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The debut solo album by experimental composer Claude Speeed delivers scale and broad vista ambience that belies its approachability. The only thing that feels miniaturised is the identity of its creator.

Speeed is the very embodiment of the modern experimental artist. Rather than inhabiting a specific genre, his work has tended to involve him dipping into areas of interest and responding to them. American Men, made up of other members of the LuckyMe collective he helped to found, achieved notable critical acclaim. He has spent recent years travelling the world, gathering an archive of sound field recordings in India, before re-locating to Berlin to work on his first solo effort. It arrives informed by the giants of electronic composition, and is most fulfilling when it interrogates these familiar idioms.

'Tiger Woods' appeared online recently, a Reichian construct with closely mic'd snatches of breath and snoozey ambience. It is a moment of pure extravagance in amongst the delicate architecture of the record's spine. There is grandiosity on display. Emotional connection is gestured towards on tracks like 'Spectral Choir', but it can occasionally feel like the kind of panentheism Sigur Rós shovel, skin-deep and apolitical. Artifice in the mixing and blending of the acoustic and electronic elements is not always backed with a narrative drive, other than in the atypical album closer 'Hold On', for which guest vocalist LW channels Tracey Thorn of Everything But The Girl.

Rhythm is sparsely employed, and often in a circumspect way, in the form of sound field loops that click and gasp for breath. 'Tiger Woods' does not stand alone in its evocation of hopeful innocence. 'Taj Mahal' replaces the grace that is so perfectly captured in his video to the former with the most successful attempt the artist makes at tenderness. Speeed has an effective voice, but seems unsure as to how to employ it, here stacking layers of bright, generic synth above it. Later in the album, he returns to his strongest suit, landscaped electronica that harks back to the short stories of Ballard and Bioy Casares. His worlds are suggestive of a heightened plain of reality inhabited by translucent figures, inhuman but possessed of emotional traits.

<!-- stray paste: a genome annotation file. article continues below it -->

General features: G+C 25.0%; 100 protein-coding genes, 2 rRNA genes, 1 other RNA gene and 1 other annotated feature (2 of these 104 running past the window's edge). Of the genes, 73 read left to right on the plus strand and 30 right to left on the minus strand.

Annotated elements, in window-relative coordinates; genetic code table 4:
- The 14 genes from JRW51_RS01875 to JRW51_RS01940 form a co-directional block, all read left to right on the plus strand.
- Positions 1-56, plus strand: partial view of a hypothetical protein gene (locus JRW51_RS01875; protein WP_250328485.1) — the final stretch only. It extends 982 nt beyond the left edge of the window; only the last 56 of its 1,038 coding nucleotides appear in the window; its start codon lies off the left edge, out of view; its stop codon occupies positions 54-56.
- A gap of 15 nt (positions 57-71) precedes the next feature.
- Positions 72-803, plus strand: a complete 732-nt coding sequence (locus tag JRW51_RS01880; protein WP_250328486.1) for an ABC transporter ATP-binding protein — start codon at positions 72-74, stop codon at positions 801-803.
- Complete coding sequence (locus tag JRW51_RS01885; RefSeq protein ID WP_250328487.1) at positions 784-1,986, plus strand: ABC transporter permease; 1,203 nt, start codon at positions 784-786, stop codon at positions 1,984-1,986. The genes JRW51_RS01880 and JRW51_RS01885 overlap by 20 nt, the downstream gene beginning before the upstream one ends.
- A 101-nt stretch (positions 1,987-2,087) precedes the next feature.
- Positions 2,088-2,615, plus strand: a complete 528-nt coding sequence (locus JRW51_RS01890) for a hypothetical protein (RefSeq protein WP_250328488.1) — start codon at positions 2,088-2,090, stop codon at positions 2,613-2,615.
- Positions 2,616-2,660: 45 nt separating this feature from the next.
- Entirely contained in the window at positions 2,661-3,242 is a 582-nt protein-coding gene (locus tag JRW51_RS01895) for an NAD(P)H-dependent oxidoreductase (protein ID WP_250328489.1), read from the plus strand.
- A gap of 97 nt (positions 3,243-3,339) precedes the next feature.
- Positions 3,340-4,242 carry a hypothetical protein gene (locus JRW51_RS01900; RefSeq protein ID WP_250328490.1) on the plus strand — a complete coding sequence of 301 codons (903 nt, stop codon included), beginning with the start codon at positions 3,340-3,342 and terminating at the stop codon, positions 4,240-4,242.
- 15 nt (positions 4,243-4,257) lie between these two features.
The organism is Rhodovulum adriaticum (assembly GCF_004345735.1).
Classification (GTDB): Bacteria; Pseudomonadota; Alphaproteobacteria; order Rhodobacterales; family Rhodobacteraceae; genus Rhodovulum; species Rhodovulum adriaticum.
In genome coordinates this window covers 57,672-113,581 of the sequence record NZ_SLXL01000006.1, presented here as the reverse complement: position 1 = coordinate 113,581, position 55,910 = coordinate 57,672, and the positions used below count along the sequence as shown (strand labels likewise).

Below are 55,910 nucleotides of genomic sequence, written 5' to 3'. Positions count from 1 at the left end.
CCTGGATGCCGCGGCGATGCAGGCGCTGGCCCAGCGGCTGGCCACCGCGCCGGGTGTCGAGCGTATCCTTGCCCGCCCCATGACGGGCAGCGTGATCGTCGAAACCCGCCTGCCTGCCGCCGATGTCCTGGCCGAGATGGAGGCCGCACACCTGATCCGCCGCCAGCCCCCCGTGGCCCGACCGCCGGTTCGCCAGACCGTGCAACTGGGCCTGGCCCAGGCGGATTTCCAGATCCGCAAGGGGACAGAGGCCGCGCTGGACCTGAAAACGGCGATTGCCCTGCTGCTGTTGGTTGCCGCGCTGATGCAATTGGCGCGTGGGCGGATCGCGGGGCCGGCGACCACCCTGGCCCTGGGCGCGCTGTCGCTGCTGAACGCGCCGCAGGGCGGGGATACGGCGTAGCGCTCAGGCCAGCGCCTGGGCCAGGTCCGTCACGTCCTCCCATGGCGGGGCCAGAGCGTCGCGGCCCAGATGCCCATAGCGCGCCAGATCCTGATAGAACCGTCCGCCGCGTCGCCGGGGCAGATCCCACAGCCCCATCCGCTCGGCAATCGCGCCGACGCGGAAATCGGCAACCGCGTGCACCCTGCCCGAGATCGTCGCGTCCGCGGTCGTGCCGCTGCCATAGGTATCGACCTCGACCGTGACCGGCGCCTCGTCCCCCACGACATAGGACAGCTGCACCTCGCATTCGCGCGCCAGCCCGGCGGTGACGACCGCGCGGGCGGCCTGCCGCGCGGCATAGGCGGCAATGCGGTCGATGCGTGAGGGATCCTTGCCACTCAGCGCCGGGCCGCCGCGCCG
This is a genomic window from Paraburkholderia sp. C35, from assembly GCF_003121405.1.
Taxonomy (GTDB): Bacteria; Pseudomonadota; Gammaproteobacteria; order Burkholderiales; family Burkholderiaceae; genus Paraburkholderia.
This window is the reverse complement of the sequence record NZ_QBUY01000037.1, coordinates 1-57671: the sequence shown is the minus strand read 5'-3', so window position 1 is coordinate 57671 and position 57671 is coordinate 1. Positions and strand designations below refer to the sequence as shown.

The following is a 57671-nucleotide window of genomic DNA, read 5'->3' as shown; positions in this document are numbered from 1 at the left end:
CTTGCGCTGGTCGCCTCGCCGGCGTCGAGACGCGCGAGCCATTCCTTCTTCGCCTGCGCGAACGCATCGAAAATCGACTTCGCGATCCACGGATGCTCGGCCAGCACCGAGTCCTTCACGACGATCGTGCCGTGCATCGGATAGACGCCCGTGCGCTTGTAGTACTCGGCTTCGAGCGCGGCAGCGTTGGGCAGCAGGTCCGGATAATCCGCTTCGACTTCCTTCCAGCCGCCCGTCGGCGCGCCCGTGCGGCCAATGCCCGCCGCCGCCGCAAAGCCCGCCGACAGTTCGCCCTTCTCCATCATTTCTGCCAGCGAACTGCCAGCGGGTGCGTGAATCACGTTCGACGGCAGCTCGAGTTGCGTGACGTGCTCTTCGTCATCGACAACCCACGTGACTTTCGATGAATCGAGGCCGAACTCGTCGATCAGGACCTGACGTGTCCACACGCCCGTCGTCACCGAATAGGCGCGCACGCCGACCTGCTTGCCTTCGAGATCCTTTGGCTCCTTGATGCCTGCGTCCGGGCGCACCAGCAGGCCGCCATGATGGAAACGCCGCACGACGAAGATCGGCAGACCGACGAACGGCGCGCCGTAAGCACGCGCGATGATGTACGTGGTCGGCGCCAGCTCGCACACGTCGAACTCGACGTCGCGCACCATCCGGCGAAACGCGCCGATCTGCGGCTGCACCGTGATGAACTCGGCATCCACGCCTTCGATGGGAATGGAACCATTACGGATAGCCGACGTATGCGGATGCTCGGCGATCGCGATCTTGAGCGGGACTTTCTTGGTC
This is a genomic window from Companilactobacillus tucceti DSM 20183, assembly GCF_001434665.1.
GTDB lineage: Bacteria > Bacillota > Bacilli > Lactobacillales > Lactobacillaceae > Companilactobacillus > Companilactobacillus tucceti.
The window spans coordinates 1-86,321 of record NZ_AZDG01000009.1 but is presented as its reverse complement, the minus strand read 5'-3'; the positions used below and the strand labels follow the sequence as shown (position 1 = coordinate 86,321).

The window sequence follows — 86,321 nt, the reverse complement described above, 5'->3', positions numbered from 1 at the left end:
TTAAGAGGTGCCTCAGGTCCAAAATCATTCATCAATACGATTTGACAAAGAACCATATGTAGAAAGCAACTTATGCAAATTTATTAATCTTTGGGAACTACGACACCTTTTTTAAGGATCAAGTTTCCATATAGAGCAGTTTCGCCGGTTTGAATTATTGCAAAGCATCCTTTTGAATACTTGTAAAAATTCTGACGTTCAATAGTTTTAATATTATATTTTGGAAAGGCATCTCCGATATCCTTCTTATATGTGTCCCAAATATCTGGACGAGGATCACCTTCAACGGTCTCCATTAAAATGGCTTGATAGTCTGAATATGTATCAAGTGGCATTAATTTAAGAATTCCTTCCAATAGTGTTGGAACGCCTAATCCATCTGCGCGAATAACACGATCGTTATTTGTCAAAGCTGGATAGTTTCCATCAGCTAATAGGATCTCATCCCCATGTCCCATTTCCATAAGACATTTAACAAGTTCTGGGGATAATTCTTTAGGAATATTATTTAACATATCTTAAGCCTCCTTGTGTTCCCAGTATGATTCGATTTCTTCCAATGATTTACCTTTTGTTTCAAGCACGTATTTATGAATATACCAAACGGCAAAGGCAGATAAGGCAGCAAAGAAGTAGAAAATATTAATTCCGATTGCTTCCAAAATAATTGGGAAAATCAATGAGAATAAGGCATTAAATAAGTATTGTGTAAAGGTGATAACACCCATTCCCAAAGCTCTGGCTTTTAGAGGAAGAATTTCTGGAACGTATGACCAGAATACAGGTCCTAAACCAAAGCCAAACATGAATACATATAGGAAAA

Vangelis casts a long shadow over much of My Skeleton. His 'Heaven and Hell' double album is a touchstone for the colonnaded, choral walls of synth that Speeed describes in the album's early moments. Speeed is a brilliant landscape artist, but can be less confident when working with a more humanistic pallet. The artifice extends into marketing: the physical release of 'My Skeleton' includes a 12-inch with accompanying zine, sheet music and guitar tab - a very contemporary commodification of art. It seems that no artist dares to release anything physical these days without a dozen unique trinkets. That isn't a criticism.

My Skeleton is a logical piece of work, which is another way of saying that Claude Speeed has put together a working example of a machine, with glimpses of sophistication. Where the soul is supposed to emerge, I'm not so sure. Perhaps it suggests that artificial intelligence is one thing - artificial emotion is quite another.

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